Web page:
The recent announcement of Fallout 76’s new $100-a-year premium subscription service has unsurprisingly been met with a lot of criticism. Despite already being a full-priced game with micro-transactions, Bethesda decided the monetization wasn’t heinous enough yet. So, in case anyone has forgotten, here’s a complete rundown of all the ways in which Fallout 76 shows how much contempt Bethesda has for their fans.
Fallout 76 Was Buggier Than a Bloatfly at Launch
This one is probably not much of a surprise for anyone. Bethesda has a history of releasing buggy games. Pretty much every release since Oblivion has been extremely buggy the day it came out. Fallout 76 probably has more bugs than all of their other games put together. One video detailed 1,001 bugs and clocked in at nearly three hours in length.
Turns out that the main reasons behind the buggy release were twofold. Firstly, tweaks to the Creation Engine were being made by a relatively inexperienced team based out of Austin, Texas. Secondly, the deadline for the game was very tight, which didn’t allow for much testing or fixing. This alone doesn’t really show contempt for the audience more than it shows Bethesda’s incompetence, but we’re only just getting started.
Possible Illegal Practices
When many people found out how bad Fallout 76 had ended up being, they sought a refund. At first, it turned out that even if you played for 24 hours you could still potentially be eligible for said refund. When this news hit, many people asked for their money back.
Obviously hoping to stem the tide of lost sales, Bethesda responded by sending out a message which claimed that playing the game for any amount of time at all voided your refund rights. Once again, this reaction proved blindingly unpopular and even started a class-action lawsuit against the company for their inconsistent refund policy and other deceptive trade practices.
Deceptively Marketed Merch
As well as a normal edition of the game, you could also purchase the Fallout 76 Power Armor Edition, which included everything from a power armor helmet to a genuine canvas bag. When the special edition arrived, however, what it actually contained was a cheap-feeling bag made from nylon, not canvas. Worse still, they did actually make canvas bags and handed them out to Instagram influencers.
In response to complaints and requested refunds, Bethesda offered a consolation prize: 500 atoms, worth about $5, for the in-game atomic shop, which is the smallest possible amount you can purchase. After more outrage, Bethesda did back down and offer to supply the bags they actually advertised. Of course, being Bethesda, this led to its own problems.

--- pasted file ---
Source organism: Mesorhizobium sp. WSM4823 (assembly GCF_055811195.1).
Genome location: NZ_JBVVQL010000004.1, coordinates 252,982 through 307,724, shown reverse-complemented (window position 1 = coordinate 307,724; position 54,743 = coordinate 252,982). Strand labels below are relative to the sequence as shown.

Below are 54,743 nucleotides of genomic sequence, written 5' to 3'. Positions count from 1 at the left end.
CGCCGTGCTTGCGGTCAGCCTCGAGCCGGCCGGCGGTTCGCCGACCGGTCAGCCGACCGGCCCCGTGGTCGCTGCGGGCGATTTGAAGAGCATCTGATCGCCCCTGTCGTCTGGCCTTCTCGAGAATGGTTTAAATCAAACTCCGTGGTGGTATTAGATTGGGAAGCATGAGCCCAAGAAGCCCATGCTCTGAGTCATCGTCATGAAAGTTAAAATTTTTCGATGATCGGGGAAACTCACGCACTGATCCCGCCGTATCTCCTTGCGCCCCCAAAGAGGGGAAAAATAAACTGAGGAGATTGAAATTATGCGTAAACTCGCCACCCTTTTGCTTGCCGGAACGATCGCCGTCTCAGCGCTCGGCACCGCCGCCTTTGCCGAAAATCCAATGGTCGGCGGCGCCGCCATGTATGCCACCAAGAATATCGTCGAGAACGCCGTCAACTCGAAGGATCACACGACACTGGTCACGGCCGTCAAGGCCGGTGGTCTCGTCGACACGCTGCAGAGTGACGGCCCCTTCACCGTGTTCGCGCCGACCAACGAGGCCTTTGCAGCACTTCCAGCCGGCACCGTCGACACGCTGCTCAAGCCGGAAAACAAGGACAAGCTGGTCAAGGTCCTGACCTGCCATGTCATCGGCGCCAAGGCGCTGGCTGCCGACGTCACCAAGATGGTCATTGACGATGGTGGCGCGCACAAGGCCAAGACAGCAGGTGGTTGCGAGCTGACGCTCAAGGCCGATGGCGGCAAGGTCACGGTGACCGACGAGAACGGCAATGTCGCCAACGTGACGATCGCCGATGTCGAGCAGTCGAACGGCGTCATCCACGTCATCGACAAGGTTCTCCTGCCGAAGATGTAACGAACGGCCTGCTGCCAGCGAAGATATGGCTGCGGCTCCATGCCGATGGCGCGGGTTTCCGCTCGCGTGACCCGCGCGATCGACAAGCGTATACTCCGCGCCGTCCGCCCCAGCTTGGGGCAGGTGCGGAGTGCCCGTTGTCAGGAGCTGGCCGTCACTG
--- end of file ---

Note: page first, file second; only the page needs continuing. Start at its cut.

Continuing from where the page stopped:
Bethesda Doxxed People
If you wanted to request your replacement bag, you could do so by submitting a support ticket. Once it was submitted, you were promised your bag within four-to-six months. Unfortunately, Bethesda’s security was pretty lax.
@BethesdaSupport I am receiving other people's support tickets on my @bethesda account. I have numerous people receipts for power armor set that includes their email & home address and the type of card used. This is not good, right? #Fallout76 pic.twitter.com/KUpGCNfIF0
— Jessie Tracy 🇨🇦 (@JesscaTracy9) December 5, 2018
People logged into their Bethesda support account and ended up receiving the support tickets of a lot of other random people. Effectively if you’d requested your canvas bag, your address and e-mail had just been leaked to a whole heap of strangers.
That’s Not Even Half of It
This list of Fallout 76’s transgressions might already seem long, but it doesn’t even touch on the potentially illegal sales tactics in the Atomic Shop, the Nuka Cola Dark fiasco, the time they banned their biggest fan, or the huge amount of stealth nerfs and pay-to-win items they’ve been guilty of.
It may be time for even die-hard Bethesda fans to admit that the company clearly thinks very little of the people who support it. No matter how much fan-goodwill they’ve built up over the years, it might be time to give up on the company as another heartless corporate monolith.